With litter, everywhere is your neighbourhood

Have you ever heard someone say, when questioned as to why they are dropping litter, “it’s not my neighbourhood” or “I don’t live here” ? Whether you have or not, it is a thought that without doubt runs through the mind of at least some people who drop litter.

I read a thought-provoking article this week by Kyle Price who writes for the News Tribune in Tacoma, Washington state in the US. The point that he was making was that, where littering is concerned, we should consider everywhere to be our neighbourhood. Kyle cited examples from beaches to national parks to roadside verges – all places which are far from where people live and so are considered fair game for disposing of unwanted packaging.

And this set me thinking. Keep Britain Tidy will be launching their excellent new message “Love Where You Live” in October. This is a much-needed and more personally relevant update to the traditional “keep Britain tidy” exhortation that has been with us for the past 60 years. Love where you live – cherish it, respect it, look after it and also look after the other people who live in it.

And it made me realise that we mustn’t fall into the trap of regarding “where you live” as the street, neighbourhood, village or town where we happen to be based. No – we live on Planet Earth and that means that we must love the whole planet and certainly not restrict our environmental amorousness to our direct locality. How else are we going to persuade people not to chuck rubbish out of car windows (which people rarely do in their own neighbourhood), not to drop litter on the beach (some of which then gets washed away to grace lovely places many miles away) or even not to heave their bulky unwanted items over the garden fence (especially when there is a railway or a road on the other side).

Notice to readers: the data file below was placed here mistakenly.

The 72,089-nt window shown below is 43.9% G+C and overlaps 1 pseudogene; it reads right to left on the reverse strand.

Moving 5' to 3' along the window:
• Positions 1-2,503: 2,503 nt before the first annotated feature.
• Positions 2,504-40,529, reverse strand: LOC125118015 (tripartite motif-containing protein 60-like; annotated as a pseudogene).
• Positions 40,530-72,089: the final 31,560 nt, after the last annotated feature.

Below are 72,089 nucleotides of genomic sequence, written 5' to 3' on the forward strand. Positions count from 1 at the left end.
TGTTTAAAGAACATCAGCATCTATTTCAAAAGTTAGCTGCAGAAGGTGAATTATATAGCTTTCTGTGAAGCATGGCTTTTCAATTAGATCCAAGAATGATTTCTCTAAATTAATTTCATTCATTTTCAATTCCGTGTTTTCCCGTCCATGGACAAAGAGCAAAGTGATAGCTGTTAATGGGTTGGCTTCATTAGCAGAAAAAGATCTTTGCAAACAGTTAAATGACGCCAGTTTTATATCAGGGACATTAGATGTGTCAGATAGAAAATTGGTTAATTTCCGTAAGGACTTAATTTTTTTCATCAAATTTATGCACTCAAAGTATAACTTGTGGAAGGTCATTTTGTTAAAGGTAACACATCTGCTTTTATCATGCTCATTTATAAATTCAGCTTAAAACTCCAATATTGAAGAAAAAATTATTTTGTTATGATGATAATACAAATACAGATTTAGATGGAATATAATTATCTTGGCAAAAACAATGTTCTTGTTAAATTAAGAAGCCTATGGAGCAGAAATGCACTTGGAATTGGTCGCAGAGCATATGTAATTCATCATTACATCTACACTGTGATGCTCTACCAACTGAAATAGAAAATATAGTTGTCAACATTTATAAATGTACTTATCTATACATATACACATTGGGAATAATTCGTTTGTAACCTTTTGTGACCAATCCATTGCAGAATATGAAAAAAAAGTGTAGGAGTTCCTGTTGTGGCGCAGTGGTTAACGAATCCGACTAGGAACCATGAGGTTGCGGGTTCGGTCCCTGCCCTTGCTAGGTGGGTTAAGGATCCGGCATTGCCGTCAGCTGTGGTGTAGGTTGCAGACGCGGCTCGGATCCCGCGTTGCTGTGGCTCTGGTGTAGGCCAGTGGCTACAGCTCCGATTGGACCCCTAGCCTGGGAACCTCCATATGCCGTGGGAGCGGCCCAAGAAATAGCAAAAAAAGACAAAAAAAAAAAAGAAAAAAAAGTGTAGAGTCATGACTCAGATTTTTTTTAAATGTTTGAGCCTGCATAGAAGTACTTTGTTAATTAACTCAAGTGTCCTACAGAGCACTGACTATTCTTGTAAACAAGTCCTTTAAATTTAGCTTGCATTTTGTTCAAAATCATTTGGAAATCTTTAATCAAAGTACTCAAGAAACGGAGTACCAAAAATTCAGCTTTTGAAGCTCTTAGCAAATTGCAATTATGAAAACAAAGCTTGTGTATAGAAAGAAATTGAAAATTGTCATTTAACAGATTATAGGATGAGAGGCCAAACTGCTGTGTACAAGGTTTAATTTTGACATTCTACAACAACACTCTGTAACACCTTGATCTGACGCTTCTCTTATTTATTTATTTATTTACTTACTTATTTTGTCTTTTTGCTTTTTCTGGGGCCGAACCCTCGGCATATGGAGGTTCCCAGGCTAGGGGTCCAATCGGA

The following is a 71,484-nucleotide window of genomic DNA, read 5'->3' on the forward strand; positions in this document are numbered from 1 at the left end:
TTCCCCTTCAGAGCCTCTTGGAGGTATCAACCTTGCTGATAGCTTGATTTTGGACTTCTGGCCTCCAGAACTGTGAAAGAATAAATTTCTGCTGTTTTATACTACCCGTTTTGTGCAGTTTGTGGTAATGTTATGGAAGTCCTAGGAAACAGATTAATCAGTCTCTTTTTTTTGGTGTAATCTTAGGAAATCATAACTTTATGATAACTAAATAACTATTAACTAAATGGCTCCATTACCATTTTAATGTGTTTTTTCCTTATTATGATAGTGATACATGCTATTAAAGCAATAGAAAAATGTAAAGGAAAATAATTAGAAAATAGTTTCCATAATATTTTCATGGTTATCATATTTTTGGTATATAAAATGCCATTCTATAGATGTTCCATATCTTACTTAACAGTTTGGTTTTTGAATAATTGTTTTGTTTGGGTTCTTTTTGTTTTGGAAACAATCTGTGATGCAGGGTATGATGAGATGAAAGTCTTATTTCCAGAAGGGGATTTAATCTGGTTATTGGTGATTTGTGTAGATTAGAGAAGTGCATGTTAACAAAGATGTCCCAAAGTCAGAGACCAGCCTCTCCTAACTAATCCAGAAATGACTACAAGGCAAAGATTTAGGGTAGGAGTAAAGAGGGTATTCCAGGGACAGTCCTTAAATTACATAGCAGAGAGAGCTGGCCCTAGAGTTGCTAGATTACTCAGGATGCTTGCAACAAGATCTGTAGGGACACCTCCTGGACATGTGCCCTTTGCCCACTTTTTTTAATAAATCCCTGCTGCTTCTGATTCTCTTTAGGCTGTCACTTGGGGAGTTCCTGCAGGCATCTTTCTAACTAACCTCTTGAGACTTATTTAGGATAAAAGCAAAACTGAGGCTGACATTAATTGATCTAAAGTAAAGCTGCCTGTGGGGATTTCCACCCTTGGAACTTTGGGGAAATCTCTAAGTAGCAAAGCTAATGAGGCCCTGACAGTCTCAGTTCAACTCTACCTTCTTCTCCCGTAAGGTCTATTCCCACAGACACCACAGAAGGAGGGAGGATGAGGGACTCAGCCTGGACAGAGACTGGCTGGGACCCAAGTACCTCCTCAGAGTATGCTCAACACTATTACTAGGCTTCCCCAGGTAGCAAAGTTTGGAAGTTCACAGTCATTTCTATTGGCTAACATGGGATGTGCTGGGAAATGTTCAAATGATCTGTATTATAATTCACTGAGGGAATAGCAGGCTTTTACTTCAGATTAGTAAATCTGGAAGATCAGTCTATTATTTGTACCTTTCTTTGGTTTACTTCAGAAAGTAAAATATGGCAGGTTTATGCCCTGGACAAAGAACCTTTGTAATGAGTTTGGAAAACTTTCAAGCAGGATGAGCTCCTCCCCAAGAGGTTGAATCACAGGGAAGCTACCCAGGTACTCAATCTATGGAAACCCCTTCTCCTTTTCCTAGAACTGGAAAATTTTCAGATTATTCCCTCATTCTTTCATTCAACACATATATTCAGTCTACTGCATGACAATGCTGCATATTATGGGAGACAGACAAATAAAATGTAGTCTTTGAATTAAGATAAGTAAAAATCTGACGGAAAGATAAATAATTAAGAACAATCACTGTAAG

Kyle Price also wonders whether we should step up our attempts to involve offenders in clearing litter but he concludes that he’s not sure he wants “the cleaning of the Earth to be a job that’s relegated to criminals. It really should be a job for all of us”. And he thinks, in response to his occasional feeling that picking up litter is a futile exercise, that “a community often experiences a powerful, positive change not when one person performs a huge feat of generosity and goodness – the positives usually happen when a large number of people perform many small actions”.

So listen out for Love Where You Live next month and please bear in mind that you live not only at your address – you also live on Planet Earth. In Kyle Price’s words : “Everywhere is our neighbourhood”.

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